And lo: every time you unpack it looks like this, and by the time you’re packing again it looks like this. It is the law of the universe. The accumulation of dust made of human skin and grains of two-year-old fried rice. And every time, you say you’re never moving again. And always, when it’s time to move, where you are is the worst place you’ve ever been and where you’re going will be easier to clean, more conducive to an aspirational existence, and no one will hear or complain about your PS3 Karaoke Revolution performances. The packing materials will dematerialize. The roses will get over their botrytis blight. You will never argue again. If you do argue, you’ll whisper-fight. The cats will not piss in the bathtub. The dog will never run away. The socks will become monogamous. You will not need a toilet plunger and your garbage disposal will never decide it’s not omnivorous. You will shed the shame of the issues of The Week from forty weeks ago that are stuck to each other with soda and synthetic cheese powder. You will never have to move again. This time is it. If you had to move again, some time down the road in a few years when you’ve outgrown the vessel or the spiders start to creep in the window cracks, it would not be worth it — the expense, the broken frames, the strained backs, the broken bottles of olive oil — so this time, it’s final. Everything must have a home. The dustbuster and the extension cords and the Montreal steak seasoning and the sweatshirts. You will never do it again. Every time.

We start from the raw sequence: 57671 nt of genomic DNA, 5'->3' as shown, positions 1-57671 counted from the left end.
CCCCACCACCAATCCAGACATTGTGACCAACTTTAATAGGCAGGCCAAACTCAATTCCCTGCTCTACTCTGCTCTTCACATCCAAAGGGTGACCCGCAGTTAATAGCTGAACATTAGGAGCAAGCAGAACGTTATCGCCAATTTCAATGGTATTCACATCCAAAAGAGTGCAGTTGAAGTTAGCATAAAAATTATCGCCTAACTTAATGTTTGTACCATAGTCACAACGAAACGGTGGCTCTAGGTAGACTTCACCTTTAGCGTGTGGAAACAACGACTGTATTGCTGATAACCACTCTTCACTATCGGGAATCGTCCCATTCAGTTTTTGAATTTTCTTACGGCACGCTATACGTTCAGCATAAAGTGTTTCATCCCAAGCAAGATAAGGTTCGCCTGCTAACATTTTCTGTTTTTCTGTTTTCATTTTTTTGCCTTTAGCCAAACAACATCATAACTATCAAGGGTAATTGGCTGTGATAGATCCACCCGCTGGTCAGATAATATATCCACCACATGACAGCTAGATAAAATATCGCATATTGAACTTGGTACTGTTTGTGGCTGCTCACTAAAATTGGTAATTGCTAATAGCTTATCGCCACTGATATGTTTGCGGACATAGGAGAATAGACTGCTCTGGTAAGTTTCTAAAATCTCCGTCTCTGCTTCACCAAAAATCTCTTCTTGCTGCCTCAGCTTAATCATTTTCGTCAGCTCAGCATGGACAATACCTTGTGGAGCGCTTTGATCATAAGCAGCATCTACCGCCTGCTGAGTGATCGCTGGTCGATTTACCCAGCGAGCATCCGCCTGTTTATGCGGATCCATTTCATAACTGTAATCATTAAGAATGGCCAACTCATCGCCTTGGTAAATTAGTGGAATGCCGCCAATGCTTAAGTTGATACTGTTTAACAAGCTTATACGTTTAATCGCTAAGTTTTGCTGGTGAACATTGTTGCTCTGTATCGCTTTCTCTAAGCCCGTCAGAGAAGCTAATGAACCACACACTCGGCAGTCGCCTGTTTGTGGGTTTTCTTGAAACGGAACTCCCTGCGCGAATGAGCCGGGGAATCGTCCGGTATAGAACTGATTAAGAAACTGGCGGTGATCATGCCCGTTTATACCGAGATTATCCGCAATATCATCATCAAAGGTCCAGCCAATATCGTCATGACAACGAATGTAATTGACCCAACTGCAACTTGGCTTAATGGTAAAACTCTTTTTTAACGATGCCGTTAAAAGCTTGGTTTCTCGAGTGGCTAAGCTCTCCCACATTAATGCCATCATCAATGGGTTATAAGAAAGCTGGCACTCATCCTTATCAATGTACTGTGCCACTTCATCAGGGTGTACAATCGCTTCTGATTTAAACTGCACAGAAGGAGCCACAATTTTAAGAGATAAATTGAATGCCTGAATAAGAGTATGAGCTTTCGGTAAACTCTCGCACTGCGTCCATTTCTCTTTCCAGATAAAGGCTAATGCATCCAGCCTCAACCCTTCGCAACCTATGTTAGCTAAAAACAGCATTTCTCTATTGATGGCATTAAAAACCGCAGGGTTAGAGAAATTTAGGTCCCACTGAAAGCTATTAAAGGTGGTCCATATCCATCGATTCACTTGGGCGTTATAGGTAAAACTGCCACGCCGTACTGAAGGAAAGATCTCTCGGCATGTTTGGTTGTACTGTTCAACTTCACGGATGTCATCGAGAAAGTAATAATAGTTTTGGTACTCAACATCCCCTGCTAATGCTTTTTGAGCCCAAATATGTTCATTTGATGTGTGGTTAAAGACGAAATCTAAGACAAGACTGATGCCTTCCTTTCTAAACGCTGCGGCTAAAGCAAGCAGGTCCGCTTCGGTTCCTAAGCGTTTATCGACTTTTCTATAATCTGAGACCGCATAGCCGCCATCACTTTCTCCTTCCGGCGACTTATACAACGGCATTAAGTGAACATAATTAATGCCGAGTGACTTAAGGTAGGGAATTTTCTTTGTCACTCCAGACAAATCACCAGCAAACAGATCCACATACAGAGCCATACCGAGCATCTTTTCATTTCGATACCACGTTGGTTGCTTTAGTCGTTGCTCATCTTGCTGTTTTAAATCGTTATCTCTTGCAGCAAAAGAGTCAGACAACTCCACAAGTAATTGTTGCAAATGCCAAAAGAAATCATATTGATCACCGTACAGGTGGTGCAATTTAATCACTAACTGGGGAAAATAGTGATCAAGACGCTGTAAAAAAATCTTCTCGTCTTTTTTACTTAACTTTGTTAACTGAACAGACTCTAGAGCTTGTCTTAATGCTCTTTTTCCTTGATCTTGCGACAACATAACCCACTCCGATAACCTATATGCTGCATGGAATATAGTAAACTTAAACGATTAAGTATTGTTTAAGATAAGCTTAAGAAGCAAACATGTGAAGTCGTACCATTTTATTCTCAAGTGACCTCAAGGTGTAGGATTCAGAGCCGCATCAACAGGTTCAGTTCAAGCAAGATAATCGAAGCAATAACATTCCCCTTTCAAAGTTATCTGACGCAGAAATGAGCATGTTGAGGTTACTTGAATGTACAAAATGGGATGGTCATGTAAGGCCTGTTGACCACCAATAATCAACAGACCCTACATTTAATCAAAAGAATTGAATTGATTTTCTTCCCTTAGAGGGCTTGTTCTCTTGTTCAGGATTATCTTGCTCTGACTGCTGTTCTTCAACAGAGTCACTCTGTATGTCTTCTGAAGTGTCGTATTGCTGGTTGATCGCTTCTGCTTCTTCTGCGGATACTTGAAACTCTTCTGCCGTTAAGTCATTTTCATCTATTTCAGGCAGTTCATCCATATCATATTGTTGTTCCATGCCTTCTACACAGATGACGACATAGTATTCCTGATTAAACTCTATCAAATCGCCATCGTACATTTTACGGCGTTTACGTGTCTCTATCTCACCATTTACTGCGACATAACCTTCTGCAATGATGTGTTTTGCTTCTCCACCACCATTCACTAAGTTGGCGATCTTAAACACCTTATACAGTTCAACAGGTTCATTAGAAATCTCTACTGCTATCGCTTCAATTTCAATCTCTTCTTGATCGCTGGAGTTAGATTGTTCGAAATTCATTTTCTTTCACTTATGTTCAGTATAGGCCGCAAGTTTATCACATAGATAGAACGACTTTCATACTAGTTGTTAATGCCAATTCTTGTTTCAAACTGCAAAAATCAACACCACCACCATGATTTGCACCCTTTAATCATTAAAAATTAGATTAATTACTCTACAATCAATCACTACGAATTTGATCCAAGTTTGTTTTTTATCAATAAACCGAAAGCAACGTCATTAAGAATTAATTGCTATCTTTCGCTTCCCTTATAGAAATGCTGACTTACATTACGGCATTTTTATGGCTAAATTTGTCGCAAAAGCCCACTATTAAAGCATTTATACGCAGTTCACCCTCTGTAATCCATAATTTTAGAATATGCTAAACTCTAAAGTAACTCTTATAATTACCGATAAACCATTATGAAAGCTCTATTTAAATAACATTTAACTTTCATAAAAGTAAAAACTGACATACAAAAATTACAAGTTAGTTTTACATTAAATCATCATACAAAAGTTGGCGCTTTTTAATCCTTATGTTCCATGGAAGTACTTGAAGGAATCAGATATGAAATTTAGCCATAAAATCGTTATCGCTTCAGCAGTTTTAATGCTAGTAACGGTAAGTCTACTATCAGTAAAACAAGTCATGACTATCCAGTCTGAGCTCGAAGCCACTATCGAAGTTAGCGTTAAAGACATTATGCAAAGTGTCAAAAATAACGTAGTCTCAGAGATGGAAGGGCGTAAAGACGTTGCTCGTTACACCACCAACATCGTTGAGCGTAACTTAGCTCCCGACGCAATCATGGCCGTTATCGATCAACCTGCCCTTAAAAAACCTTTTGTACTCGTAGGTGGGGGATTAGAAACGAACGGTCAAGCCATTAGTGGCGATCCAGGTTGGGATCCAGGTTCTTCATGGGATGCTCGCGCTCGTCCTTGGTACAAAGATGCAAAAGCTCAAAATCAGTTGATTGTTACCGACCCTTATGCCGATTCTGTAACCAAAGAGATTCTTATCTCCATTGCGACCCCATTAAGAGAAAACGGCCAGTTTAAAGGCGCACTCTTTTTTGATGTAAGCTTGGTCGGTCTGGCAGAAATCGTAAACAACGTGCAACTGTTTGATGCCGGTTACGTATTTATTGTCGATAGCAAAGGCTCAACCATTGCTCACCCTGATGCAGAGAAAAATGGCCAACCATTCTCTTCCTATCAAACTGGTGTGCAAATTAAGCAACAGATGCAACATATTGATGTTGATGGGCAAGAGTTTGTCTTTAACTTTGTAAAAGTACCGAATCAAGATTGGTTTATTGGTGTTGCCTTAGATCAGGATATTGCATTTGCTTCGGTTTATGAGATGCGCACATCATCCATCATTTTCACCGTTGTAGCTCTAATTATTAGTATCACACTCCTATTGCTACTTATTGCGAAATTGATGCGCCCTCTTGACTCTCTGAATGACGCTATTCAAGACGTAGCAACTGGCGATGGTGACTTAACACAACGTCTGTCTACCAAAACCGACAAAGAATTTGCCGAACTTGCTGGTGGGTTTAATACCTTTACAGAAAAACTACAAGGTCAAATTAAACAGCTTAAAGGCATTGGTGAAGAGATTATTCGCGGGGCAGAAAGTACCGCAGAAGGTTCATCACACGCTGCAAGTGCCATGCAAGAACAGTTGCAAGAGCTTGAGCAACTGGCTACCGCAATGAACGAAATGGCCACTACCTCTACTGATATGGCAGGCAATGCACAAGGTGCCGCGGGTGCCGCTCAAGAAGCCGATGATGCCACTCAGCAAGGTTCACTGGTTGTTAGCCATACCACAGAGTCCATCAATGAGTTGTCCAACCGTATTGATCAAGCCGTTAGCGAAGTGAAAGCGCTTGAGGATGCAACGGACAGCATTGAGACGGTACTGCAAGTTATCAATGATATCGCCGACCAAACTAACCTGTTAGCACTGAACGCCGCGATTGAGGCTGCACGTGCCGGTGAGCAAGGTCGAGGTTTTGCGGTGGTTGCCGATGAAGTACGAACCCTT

Three months post-move and the wounds are still raw, the ‘temporary’ piles are still everywhere, and the dust has returned.
With a vengeance.
[best of luck, Tess]